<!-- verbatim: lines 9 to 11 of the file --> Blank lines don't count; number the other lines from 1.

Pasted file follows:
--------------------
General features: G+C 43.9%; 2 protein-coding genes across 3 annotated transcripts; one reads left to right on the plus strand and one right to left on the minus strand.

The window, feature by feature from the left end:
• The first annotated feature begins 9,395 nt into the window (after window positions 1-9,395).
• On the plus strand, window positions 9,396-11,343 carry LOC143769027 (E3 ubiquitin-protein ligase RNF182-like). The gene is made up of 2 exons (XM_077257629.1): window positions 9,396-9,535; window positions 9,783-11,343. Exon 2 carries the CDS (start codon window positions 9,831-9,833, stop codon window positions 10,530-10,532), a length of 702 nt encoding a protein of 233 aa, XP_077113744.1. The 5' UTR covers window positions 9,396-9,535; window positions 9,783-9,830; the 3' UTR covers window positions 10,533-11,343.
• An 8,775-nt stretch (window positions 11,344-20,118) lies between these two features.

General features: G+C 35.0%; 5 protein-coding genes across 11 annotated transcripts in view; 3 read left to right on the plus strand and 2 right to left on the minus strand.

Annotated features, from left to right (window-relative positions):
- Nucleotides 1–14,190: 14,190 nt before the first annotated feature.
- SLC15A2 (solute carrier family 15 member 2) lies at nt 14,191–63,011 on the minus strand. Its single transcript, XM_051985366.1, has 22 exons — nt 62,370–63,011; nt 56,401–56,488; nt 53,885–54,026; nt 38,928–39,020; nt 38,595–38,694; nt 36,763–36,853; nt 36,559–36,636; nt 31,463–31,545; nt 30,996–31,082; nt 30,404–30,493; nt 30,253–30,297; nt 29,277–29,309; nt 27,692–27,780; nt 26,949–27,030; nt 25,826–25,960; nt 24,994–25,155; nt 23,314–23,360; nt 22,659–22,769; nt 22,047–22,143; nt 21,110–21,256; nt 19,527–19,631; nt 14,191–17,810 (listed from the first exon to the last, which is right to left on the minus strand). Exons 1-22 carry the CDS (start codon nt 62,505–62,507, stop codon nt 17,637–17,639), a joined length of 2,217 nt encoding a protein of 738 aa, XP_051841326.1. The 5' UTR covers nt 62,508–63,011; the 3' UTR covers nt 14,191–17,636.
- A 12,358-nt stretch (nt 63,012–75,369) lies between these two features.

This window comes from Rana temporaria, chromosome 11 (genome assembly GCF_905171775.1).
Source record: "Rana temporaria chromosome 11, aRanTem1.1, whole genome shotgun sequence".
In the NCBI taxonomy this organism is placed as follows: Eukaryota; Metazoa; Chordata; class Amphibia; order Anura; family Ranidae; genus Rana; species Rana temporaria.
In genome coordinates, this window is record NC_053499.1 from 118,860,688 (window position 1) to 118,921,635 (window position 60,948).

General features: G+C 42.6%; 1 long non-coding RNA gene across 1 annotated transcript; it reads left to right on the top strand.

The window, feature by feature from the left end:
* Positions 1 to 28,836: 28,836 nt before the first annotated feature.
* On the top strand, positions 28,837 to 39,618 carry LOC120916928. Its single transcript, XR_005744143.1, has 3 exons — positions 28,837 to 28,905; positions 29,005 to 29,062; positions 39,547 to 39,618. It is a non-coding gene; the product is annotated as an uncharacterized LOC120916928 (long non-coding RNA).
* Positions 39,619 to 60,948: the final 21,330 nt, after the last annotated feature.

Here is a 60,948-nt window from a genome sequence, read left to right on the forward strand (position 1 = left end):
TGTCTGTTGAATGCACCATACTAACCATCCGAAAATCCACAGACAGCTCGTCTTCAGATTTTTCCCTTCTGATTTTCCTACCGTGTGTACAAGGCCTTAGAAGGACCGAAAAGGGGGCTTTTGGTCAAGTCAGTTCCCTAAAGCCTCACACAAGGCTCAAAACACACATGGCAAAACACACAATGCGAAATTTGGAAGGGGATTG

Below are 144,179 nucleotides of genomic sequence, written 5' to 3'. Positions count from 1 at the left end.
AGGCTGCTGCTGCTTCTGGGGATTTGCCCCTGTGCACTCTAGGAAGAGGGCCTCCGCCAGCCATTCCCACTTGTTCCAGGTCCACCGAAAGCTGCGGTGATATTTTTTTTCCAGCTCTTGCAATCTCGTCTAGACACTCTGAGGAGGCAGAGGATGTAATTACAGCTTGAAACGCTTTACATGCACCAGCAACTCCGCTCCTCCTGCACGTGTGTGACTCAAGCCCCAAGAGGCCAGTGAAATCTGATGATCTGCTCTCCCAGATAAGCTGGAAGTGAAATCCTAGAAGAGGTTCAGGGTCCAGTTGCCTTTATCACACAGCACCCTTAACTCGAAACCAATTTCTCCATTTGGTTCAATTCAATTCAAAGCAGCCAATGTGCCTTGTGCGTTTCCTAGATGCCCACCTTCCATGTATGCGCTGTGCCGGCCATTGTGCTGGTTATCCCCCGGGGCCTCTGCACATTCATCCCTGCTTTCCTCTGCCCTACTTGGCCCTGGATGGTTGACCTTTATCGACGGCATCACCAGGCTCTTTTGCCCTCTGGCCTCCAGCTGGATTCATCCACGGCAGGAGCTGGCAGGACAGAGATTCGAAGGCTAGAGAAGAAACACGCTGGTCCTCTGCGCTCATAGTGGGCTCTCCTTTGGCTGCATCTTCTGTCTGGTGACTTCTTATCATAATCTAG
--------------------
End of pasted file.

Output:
- SLC15A2 (solute carrier family 15 member 2) lies at nt 14,191–63,011 on the minus strand. Its single transcript, XM_051985366.1, has 22 exons — nt 62,370–63,011; nt 56,401–56,488; nt 53,885–54,026; nt 38,928–39,020; nt 38,595–38,694; nt 36,763–36,853; nt 36,559–36,636; nt 31,463–31,545; nt 30,996–31,082; nt 30,404–30,493; nt 30,253–30,297; nt 29,277–29,309; nt 27,692–27,780; nt 26,949–27,030; nt 25,826–25,960; nt 24,994–25,155; nt 23,314–23,360; nt 22,659–22,769; nt 22,047–22,143; nt 21,110–21,256; nt 19,527–19,631; nt 14,191–17,810 (listed from the first exon to the last, which is right to left on the minus strand). Exons 1-22 carry the CDS (start codon nt 62,505–62,507, stop codon nt 17,637–17,639), a joined length of 2,217 nt encoding a protein of 738 aa, XP_051841326.1. The 5' UTR covers nt 62,508–63,011; the 3' UTR covers nt 14,191–17,636.
- A 12,358-nt stretch (nt 63,012–75,369) lies between these two features.

This window comes from Rana temporaria, chromosome 11 (genome assembly GCF_905171775.1).